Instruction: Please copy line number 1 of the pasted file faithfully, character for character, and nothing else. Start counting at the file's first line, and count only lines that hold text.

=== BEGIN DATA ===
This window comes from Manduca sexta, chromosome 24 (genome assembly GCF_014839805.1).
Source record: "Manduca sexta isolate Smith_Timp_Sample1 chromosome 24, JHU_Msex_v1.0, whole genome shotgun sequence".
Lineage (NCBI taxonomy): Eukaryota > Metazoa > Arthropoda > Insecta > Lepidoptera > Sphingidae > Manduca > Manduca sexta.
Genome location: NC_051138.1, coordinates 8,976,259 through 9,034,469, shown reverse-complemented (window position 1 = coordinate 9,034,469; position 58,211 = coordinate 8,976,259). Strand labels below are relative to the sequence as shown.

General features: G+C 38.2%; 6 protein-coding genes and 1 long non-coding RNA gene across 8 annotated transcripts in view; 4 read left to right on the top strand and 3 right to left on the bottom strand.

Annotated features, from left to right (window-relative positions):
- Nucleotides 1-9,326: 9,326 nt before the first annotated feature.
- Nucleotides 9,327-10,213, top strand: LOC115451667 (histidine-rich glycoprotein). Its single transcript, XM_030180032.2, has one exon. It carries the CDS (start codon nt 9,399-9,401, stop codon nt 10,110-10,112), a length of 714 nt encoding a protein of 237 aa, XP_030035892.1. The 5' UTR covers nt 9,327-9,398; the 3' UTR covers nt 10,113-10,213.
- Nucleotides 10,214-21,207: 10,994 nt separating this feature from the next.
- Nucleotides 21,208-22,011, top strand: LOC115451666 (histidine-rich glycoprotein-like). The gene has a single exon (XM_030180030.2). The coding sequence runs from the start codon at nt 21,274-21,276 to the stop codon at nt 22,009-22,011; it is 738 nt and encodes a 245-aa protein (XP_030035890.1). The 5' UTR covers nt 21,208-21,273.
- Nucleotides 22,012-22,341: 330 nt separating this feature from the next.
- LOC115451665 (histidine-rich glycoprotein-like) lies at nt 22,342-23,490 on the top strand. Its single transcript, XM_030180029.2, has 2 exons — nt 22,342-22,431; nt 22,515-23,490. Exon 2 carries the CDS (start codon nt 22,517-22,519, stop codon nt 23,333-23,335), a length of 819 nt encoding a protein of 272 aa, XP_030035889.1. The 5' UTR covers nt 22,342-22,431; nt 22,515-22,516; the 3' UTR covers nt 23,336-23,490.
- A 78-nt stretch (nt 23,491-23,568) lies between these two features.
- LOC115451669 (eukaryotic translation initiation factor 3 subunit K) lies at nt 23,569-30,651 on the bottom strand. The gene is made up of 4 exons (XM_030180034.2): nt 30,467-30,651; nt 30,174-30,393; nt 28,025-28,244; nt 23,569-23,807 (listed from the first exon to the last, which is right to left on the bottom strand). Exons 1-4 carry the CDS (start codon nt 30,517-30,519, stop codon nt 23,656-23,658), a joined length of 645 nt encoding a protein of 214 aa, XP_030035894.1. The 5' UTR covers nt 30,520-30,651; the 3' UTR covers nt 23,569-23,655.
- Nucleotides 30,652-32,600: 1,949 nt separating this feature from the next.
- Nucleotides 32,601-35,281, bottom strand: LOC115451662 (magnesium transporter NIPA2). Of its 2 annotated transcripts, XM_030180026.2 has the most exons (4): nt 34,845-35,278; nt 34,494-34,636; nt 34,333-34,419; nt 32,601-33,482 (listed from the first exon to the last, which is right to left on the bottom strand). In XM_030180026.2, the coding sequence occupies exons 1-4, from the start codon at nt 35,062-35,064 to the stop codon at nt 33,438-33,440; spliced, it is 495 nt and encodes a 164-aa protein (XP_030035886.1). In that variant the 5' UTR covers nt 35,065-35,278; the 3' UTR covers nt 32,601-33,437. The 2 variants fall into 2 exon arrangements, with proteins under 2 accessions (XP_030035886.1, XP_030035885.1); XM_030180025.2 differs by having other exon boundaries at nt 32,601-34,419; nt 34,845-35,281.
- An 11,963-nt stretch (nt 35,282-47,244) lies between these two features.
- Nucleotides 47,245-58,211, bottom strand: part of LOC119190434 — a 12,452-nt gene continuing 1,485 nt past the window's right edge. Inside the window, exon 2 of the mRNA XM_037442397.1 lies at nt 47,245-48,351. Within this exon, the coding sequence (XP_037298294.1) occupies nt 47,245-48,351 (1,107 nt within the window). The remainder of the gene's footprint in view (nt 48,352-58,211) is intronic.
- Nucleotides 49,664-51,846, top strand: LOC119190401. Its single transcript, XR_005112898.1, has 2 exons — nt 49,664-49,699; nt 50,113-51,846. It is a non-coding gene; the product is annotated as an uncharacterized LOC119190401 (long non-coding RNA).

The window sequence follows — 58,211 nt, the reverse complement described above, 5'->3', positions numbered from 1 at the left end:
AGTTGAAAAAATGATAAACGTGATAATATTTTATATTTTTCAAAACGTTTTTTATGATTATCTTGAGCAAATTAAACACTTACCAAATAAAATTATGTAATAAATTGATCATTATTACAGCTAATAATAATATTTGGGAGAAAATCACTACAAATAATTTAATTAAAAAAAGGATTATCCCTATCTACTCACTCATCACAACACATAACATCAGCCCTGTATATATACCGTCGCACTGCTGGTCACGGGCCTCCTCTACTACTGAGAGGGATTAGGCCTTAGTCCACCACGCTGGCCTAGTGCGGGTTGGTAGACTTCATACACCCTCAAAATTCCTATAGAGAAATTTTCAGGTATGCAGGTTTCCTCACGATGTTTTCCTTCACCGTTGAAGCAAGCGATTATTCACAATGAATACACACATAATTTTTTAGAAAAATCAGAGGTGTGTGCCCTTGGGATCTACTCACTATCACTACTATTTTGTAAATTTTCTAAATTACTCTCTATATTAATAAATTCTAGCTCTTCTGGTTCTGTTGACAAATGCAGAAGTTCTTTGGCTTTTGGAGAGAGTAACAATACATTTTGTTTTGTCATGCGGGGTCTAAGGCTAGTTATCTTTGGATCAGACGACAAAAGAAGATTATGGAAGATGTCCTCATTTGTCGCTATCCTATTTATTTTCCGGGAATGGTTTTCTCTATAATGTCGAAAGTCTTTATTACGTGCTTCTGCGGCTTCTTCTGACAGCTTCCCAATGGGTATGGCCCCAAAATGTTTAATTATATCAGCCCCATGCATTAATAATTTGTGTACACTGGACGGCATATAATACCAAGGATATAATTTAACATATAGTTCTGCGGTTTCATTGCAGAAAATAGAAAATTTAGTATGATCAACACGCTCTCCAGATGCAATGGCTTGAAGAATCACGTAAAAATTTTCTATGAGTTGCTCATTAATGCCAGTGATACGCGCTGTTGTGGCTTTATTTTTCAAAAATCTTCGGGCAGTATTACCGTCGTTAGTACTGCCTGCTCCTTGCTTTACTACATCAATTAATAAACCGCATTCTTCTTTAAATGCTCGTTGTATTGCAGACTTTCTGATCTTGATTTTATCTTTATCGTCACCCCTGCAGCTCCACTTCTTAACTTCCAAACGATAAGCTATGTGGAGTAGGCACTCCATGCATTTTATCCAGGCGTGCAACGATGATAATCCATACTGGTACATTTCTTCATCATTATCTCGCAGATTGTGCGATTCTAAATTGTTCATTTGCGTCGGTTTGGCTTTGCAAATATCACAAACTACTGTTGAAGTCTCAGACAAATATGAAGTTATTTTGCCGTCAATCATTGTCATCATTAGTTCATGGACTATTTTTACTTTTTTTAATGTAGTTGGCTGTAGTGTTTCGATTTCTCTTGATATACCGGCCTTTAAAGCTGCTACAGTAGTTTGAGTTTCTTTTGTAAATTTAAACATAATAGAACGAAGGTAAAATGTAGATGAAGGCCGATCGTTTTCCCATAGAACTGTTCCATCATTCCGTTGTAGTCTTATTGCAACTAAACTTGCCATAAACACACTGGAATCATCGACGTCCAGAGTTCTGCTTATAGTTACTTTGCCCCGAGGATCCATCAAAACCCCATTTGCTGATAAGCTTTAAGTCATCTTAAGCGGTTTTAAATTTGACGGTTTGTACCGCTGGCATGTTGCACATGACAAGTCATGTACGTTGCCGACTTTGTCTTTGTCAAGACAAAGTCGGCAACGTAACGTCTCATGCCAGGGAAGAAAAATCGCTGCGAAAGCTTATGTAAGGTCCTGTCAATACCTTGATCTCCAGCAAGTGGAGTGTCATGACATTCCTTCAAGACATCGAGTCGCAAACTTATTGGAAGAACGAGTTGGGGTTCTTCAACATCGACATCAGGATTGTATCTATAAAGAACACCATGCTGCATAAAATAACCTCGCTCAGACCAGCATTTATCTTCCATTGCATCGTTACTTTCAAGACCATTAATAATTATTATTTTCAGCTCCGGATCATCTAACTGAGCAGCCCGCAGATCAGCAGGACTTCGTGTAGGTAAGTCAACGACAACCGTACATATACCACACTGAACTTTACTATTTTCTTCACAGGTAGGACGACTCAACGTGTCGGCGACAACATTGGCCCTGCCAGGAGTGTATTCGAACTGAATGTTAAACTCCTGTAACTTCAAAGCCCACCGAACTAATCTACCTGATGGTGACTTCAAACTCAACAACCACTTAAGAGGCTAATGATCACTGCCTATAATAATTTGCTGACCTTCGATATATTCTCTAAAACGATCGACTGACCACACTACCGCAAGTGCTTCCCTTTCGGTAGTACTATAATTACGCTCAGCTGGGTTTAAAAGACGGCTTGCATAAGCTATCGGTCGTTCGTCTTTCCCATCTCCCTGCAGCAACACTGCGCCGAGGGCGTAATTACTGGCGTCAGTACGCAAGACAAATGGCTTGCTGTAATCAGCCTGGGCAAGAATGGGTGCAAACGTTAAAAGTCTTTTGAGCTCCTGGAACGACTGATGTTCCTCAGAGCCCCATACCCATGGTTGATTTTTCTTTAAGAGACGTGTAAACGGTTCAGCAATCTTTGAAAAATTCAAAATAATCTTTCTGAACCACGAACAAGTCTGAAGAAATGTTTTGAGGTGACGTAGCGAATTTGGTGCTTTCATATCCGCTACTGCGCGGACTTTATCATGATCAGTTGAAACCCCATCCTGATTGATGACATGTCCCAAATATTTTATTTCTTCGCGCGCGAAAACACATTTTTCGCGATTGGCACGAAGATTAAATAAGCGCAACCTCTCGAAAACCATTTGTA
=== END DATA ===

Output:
This window comes from Manduca sexta, chromosome 24 (genome assembly GCF_014839805.1).